Tagged: chronic pain, chronic pain sufferers, complex regional pain syndrome, CRPS, drugs, life, living with CRPS, medication, meds, opiates, pain, pain sufferers, reflex sympathetic dystrophy, RSD, sufferers
September 30, 2014 at 10:43 #4882Victoria Abbott-FlemingKeymaster
Painkillers for chronic pain are given all the time but a recent article has come out that challenges their use. The article discusses the possibility that they could be doing more harm than good.
The American Academy of Neurology have said that powerful painkillers like opiates are doing very little to help and imprve a chronic pain sufferers ‘daily function.’May 27, 2016 at 10:51 #8106painpaingoawayParticipant
Of my entire protocol for RSD treatment (and the AMA really doesn’t have anything very useful for us, imo)….my painkillers are the most critical element of my daily care. I hesitate to say this as some moron is going to assume the wrong thing and put me on some kind of list, I’m sure. Bottom line, I have tried every medication my pain mgt. doc has asked me to try, and many of the CNS drugs are quite debilitating and don’t do a whole lot to alleviate RSD, or enable me to coexist with it. My RSD is systemic, and initiated in a spine injury, and I have 4 people in my family with RSD, too…..and of those, it’s gone systemic in 3 of us. I am very worried and upset about the new opinions concerning pain management and the use of opiods for the treatment of chronic pain, because people with RSD know that these things are useful. No, they don’t take my pain away, but they alleviate it, which is critical to my wellbeing in so many ways and on so many levels. I literally wake in the mornings and crawl to my safe where I take out my pain meds and after taking, wait around 30-40 minutes while they get in my system, and then, I am able to move about some. I work in my home office and am a functioning person with these things assisting me to do that. Without pain meds, I likely would never get out of bed, and if I did, it would be to move somewhere else to sit down and just cope with being alive/awake.
I know my body is probably hooked on these medications since I’ve taken them for several years now, but they are still a useful part of my daily routine, and I do not have any abuse issues with them. I do not misuse my medications….ie: chew or shoot up or whatever, or take too many……but I do use my medications and they are beneficial. All this talk in the medical community about them being not useful after a period of time is hogwash….I know, because every single day, I await their getting into my system, and then I am a little better able to do my thing. I do know this, though….the dose I require in the morning is much more effective than the dose later in the day, once I’ve been moving around and doing and my pain levels have gone up, up, up…..so, I am not able to do much later in the day, as my pain meds don’t work as well for me after my pain levels have gone up so high…..BUT….after rest, tomorrow is a new day, and I get results again from the first dose I take.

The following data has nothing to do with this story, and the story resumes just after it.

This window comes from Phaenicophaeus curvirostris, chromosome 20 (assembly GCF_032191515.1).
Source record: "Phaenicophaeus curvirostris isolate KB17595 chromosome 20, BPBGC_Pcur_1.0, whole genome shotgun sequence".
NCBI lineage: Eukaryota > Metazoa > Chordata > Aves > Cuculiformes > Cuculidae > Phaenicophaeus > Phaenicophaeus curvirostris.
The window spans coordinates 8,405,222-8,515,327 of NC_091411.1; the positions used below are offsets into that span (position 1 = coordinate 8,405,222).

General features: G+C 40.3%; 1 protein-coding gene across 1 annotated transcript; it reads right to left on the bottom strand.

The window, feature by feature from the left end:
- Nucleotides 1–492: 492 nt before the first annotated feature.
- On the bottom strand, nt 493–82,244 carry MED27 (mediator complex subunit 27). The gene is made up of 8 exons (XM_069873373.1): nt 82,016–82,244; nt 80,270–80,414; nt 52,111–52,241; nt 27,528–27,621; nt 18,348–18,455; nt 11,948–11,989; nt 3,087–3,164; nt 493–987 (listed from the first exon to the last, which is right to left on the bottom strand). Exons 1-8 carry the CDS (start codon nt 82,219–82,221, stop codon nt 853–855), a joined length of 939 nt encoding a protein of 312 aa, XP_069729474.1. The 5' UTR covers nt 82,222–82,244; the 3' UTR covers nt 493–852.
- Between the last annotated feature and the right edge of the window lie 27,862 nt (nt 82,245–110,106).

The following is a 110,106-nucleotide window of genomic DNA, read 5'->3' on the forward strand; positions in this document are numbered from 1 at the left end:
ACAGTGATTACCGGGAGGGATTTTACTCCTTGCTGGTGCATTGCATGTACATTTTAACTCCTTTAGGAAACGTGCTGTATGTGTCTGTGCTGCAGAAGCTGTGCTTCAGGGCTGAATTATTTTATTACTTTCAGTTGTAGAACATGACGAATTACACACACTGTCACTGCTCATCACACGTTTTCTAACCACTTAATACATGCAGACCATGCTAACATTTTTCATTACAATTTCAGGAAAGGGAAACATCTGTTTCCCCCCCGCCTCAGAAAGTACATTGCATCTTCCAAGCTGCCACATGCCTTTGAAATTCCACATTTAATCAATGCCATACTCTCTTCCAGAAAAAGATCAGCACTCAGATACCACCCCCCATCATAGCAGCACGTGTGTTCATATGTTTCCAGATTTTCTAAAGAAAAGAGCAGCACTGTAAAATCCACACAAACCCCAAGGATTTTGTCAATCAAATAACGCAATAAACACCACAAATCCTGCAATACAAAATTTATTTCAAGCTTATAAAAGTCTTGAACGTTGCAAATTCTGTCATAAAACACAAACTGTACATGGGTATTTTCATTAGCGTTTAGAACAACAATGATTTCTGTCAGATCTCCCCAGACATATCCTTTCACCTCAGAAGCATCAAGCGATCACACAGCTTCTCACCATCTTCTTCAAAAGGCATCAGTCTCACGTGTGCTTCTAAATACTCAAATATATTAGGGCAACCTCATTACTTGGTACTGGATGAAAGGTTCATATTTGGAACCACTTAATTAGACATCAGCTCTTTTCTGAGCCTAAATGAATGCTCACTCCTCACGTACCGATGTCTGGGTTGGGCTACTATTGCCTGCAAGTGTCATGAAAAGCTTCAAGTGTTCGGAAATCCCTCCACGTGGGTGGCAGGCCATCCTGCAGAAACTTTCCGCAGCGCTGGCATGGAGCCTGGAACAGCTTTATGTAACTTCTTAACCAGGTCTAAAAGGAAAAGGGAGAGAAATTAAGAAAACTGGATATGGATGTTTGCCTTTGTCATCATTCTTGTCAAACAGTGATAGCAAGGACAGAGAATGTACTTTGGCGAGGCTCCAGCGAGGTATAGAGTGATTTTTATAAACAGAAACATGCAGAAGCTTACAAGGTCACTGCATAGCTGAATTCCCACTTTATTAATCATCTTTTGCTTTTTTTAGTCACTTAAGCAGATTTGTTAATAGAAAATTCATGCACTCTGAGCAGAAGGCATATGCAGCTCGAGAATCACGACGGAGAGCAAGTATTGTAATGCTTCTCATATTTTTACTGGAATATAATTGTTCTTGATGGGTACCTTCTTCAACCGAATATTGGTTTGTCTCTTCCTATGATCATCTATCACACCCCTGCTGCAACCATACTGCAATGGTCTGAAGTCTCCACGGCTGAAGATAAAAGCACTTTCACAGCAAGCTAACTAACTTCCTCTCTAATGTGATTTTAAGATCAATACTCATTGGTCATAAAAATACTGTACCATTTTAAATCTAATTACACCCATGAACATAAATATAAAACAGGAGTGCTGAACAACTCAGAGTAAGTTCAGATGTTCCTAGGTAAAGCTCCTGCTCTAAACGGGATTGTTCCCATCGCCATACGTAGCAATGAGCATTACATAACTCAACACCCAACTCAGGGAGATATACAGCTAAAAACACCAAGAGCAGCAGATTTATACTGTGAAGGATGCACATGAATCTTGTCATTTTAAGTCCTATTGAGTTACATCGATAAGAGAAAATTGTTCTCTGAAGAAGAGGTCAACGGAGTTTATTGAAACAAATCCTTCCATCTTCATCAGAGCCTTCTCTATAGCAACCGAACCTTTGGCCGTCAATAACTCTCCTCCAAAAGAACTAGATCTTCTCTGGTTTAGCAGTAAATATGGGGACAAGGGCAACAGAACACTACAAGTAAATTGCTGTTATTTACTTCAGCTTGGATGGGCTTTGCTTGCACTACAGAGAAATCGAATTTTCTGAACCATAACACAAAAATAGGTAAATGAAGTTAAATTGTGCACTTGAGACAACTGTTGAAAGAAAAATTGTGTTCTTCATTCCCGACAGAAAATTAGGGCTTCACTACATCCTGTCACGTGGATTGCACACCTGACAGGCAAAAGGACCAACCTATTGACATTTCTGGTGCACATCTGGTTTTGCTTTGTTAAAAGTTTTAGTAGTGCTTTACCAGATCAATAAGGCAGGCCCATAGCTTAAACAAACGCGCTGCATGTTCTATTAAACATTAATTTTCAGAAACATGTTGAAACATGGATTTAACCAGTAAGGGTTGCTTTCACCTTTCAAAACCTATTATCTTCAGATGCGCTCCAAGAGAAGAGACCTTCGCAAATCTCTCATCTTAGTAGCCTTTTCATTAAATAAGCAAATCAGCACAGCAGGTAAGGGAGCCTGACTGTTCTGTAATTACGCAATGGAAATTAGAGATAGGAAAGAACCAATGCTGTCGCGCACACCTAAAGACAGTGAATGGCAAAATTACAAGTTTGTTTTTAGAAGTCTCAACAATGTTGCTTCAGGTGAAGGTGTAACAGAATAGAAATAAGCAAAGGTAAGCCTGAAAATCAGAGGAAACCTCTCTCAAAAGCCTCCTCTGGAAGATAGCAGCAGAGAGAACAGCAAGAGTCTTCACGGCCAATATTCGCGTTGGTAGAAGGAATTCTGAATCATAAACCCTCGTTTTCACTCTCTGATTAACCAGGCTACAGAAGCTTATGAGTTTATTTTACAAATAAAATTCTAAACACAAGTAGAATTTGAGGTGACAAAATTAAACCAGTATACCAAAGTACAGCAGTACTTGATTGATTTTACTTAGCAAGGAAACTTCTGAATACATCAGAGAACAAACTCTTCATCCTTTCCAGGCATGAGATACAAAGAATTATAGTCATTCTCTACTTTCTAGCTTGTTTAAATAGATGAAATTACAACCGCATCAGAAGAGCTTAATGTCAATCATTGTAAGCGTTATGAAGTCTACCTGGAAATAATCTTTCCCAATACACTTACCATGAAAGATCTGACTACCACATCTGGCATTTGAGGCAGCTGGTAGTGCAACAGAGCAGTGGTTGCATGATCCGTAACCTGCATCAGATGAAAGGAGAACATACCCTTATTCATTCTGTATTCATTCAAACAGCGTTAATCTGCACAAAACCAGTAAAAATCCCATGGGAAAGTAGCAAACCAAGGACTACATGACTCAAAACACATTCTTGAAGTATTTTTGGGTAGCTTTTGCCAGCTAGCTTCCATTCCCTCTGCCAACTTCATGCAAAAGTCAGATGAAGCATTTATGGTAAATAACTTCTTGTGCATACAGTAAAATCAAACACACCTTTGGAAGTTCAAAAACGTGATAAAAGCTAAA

I know they don’t care to hear what I have to say about this, and I dread the day that comes when I won’t be able to get them to listen to me at all, and they try to take away my medications…..I cannot imagine what existing will be like then……if………..if at all……frankly.June 27, 2016 at 13:39 #8306LisaModerator
I agree with u painpaingoaway, I also take opiates and have for around 3 years now, and because of the talk and new CDC guidelines I’m constantly weening off when not in s flare and upping the dose when it flares. Which in itself is a nightmare. For me without my pain meds I wouldn’t even be able to get out of bed! There is a fine line between addiction and dependence due to pain relief. Chronic pain patients are being swept under the carpet in this debate and tarnishing every opiate taker with the same brush is unfair. Even worse is that some pain patients are unable to get their meds now because of the new CDC guidelines and this is in my opinion as bad as torture!
Burning Nights AdminOctober 24, 2016 at 11:04 #8954JonathanParticipant
Could not agree more with both posts. One of the things I have asked for many times is something to simply knock me out. You know, when you haven’t been able to sleep for days and the pain is in tolerable despite the meds. The answer is always no.
In many respects I hope that the pain killers are killing me. Not to be alarmist or anything but I find one of the worst aspects of our disease is that apart from the shortening of life expectancy we are not terminal. The thought that there is no end is simply horrible.
I realise many will not agree with me, its just how I feel sometimes.
JonathanJune 1, 2018 at 13:30 #22706karenat35Participant
The idiots that wrote the paper saying opiate meds did more harm than good , either have never lived or known anyone with chronic pain or they are that afraid of litigation because of the stories of addiction coming out the United States. So for the problems a few, who were prescribed opiates ,possibly wrongly,i we all have to go through the torture of our G.Ps threatening to take the ONLY meds that work from us
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